The work of the physicists lauded today, François Englert and Peter W. Higgs, is more familiar to the lay reader, given popular media attention to the Higgs boson.  Nobel Prize in Physics press release:  "for the theoretical discovery of a mechanism that contributes to our understanding of the origin of mass of subatomic particles, and which recently was confirmed through the discovery of the predicted fundamental particle, by the ATLAS and CMS experiments at CERN's Large Hadron Collider."  Check out this book for some broader context: The infinity puzzle : quantum field theory and the hunt for an orderly universe / Frank Close.

Friday, October 04, 2013

Peer review - gotta have it, open access or not

John Buhannon, visiting journalist at Harvard and contributing correspondent for Science, conducted a fascinating "sting" operation by submitting a bogus scientific manuscript describing fictional cancer-related research to hundreds of open access journals.  The results were both disturbing and enlightening: more than 150 journals accepted his manuscript for publication, despite significant errors in methodology and data representation that any scientist knowledgable in the field would have spotted within minutes.  Buhannon summarized his findings in an interview with Renee Montagne of NPR this morning.  The implications for lack of peer review are obvious, as is Buhannon's appreciation for open access journals that rejected his manuscript, thanks to effective reviewers and editors at those publications.  Now to help students understand and appreciate that piece of the scholarly communication process, and able to determine the extent of peer review backing any article published online.
Listen to Morning Edition.  Read the paper at Science (an open access article - thanks, Science!).

Thursday, October 03, 2013

Beautiful books of Rivers, Mountains, Brains, Plants, People, Rare Creatures... even Art

This week's delivery of new books features so many enchanting volumes, full of lovely photographs with text that elucidates and expands our ways of knowing.

Feeling Beauty: the neuroscience of aesthetic experience, sets the theme. It's the only book we have classified in NX (you'll find nearly all of the NX books in the art library).  It's rather exotic for the science library, with illustrations of both art and music in the center section - how cool is that?

Over the Rivers and Over the Mountains offer gorgeous representations of landscapes with the turn of every page.  The beauty of our world is both stark and sensuous in these volumes; full of lush forested floodplains, jagged peaks, sinuous streams, and steep cliffs.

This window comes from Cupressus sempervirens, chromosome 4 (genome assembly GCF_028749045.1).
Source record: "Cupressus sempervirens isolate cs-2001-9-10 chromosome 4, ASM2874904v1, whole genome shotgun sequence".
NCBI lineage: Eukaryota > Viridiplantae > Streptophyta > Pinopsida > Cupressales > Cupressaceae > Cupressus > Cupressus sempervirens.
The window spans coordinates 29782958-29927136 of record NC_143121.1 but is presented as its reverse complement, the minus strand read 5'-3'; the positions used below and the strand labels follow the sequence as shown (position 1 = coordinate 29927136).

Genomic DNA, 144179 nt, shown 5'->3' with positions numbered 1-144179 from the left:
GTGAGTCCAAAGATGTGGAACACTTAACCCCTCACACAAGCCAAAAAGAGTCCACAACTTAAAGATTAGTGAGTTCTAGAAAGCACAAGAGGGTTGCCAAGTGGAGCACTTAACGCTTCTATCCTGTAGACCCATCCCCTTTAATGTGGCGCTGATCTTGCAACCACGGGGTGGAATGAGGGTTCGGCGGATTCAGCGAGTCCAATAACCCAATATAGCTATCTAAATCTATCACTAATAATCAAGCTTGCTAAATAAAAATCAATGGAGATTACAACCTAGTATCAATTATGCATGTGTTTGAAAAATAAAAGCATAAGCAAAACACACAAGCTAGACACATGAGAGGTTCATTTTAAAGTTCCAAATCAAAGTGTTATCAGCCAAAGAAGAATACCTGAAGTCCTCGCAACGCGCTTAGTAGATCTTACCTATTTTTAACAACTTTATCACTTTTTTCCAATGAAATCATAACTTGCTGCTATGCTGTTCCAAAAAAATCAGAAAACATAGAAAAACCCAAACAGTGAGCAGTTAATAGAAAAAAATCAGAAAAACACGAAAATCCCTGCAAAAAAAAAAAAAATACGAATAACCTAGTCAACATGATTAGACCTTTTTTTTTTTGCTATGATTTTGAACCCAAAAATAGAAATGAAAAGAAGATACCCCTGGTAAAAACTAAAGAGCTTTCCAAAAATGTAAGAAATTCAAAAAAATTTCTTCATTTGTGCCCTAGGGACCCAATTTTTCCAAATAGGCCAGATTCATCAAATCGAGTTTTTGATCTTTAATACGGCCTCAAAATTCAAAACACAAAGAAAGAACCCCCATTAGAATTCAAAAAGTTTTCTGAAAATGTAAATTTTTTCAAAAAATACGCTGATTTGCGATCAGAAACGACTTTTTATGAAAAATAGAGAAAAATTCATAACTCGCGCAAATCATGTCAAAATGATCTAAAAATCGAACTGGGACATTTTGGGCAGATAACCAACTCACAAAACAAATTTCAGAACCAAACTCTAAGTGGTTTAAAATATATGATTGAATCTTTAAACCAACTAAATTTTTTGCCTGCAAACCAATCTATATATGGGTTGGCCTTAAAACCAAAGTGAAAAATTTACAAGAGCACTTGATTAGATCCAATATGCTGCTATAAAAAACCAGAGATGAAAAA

Rare: portraits of America's endangered species will inspire you to learn more about these finely photographed plants and animals.  From the Delhi Sands flower-loving fly to the largest mammal, it is a book of exquisite beauty and urgency, to live our lives in such a manner that all fellow creatures are also able to thrive.

Many other new books await your viewing pleasure!  Visit the new book corner for some visual delights.  These pictures really are worth thousands of words.  go toNew book list.

Tuesday, October 01, 2013

Happy Anniversary, Alcoa! Founded Oct 1, 1888

The Pittsburgh Post Gazette reported yesterday that Alcoa kicked off its 125th Anniversary, observing Oct. 1, 1888 as the founding of the Pittsburgh Reduction Company, "after Mr. Hunt and a handful of other steel executives bought the rights to Mr. Hall's patent for a low-cost way to smelt aluminum. Mr. Hall had made the discovery two years earlier."

Charles Martin Hall made that discovery in the woodshed behind his family's home on East College Street, as every Oberlin student should know, with the encouragement and guidance of Oberlin College chemistry professor Frank Fanning Jewett.  Emeritus Professor Norman C. Craig tells an inspiring story of the race to discover what ultimately was called the Hall-Heroult process:

Craig, Norman C., "Charles Martin Hall-the young man, his mentor, and his metal", Journal of Chemical Education (1986), 63(7), 557-9.

Oberlin celebrated Hall's discovery in 2011.  In a private email message today to the Administrative and Professional Staff Council, a retired member of the Alcoa company pointed out that the legacy of C.M. Hall to Oberlin was dependent upon the establishment of the Pittsburgh Reduction Company, which ultimately led to today's Alcoa.  Oberlinians are very grateful for the inventive genius and philanthropy of Charles Martin Hall, and to the industrialization that made his process so successful.